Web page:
Hey there, time traveller! This article was published 6/8/2012 (1869 days ago), so information in it may no longer be current.
OTTAWA — Ah, the August long weekend.
A beautiful midsummer respite that conjures up visions of lolling on the dock at the cottage with crystal-blue waters lapping at the shores.
It is most often in the summer Manitobans really come to appreciate our abundance of fresh water.
It is also when we are most often reminded of the human-imposed problems we have brought to bear on one of our precious resources.
Cottagers on Lake Winnipeg are bemoaning the pea-soup waters on their beaches, making the lake a whole lot harder to enjoy. Those algae blooms are growing more massive each year and are caused by contaminants from our soaps, our food, our toilets and much, much more.
Riding in on his white horse last week was Prime Minister Stephen Harper, bearing with him the promise of nearly $18 million over the next four years to help return Lake Winnipeg to its former glory.
The money will be spent over the next four years and includes $12 million for scientific research, $3.7 million for community stewardship programs and $2 million for collaboration on watershed governance. Which is a fancy way of saying getting all those who pollute the lake to come together to figure out how to save it.
What Harper did not produce from his saddlebags was a reprieve for the Experimental Lakes Area. His government plans to cut off funding for the program next year, ending more than four decades of internationally acclaimed research to help save our waterways from ourselves.
It seems incongruent for a government to make an $18-million promise to clean up the water, but not be able to find the $2 million a year to continue funding existing research, which is doing some of the same things.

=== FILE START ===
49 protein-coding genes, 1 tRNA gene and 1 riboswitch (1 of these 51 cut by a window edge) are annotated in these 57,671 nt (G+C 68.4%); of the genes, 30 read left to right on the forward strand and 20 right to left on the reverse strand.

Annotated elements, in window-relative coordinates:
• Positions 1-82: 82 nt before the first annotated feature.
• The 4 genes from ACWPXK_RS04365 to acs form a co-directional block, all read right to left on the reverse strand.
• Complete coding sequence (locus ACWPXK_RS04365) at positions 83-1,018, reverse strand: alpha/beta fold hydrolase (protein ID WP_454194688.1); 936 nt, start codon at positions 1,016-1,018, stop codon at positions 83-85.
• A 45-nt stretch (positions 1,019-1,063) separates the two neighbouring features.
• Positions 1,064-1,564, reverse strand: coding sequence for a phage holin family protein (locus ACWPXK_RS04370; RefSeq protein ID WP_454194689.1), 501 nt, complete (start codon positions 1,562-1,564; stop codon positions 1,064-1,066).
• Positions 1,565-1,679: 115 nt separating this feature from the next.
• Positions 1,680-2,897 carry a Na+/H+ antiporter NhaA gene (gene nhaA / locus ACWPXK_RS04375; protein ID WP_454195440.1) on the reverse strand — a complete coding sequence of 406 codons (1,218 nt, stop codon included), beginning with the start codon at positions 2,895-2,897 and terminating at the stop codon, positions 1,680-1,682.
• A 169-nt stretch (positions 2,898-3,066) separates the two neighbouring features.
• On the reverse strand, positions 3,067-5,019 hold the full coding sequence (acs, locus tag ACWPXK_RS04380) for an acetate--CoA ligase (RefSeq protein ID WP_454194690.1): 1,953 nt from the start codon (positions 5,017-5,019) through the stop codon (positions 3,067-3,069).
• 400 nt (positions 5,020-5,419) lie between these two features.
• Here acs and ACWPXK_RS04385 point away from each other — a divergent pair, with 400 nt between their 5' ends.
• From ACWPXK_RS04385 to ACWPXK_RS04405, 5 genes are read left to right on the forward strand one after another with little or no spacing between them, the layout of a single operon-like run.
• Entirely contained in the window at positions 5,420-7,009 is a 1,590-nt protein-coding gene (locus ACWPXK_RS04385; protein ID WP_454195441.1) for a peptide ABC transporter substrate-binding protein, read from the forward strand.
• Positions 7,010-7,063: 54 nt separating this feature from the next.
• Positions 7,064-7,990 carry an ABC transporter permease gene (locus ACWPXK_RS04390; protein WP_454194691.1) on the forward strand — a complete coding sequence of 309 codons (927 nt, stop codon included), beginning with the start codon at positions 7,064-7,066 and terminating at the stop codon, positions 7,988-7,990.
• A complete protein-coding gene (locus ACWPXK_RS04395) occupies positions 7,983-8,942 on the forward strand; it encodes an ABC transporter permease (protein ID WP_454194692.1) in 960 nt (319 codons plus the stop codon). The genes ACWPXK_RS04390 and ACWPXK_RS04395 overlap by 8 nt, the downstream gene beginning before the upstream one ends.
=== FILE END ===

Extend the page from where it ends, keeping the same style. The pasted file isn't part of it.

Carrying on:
Clearly, there is money available for scientific research on water. It's just not available for the ELA.
Selkirk-Interlake MP James Bezan, whose riding includes much of Lake Winnipeg, said recently the government believes the research should be done closer to where the problems actually lie. So if cleaning up Lake Winnipeg is the problem, why not direct the money towards research directly on the lake.
It sounds reasonable except the kinds of experiments done at the ELA cannot be done on Lake Winnipeg.
The ELA uses mostly self-contained lakes — 58 of them near Kenora, Ont., — to conduct whole-ecosystem research. It is the only program of its kind in the world to do so. Since 1968, scientists have purposely polluted these lakes with phosphorus, hormones, antibiotics and you name it, noting the impact the substances have on the water and its natural residents.
Then they clean up the problems they created, helping solve both the impact question and the question of how we can fix it.
That knowledge is then transferred to large bodies of water. It was ELA research on the phosphorus contents of soaps that led to the reduction and outright removal of phosphorus from most commercial products and helped save Lake Erie from algae blooms choking the life out of it.
It is not entirely clear why the government is so against the ELA.
Fisheries Minister Keith Ashfield has only said the project no longer fits with the government's priorities. But here is the government saying cleaning up Lake Winnipeg is a priority.
Perhaps the Experimental Lakes Area — until it was cut off in budget cuts recently — was an out-of-the-way project most Canadians had never heard of while Lake Winnipeg, in its 24,500-square-kilometre glory, is the world's 10th-largest lake and one of Manitoba's best-known attractions. It generates $100 million in tourism each year and supports a $50-million commercial fishery.
Throwing money at Lake Winnipeg is a political win.
Throwing money at the ELA might benefit more lakes in the long-term, but it isn't going to grab many votes.
It's not to say the $18 million coming Lake Winnipeg's way won't help. But it's probably not going far out on a limb to think scientists who do the research are a little more knowledgeable about the best way to save our lakes than politicians.
And scientists from around the globe — from the United States, Israel, Europe and Asia — are all saying the Experimental Lakes Area is too precious to drown.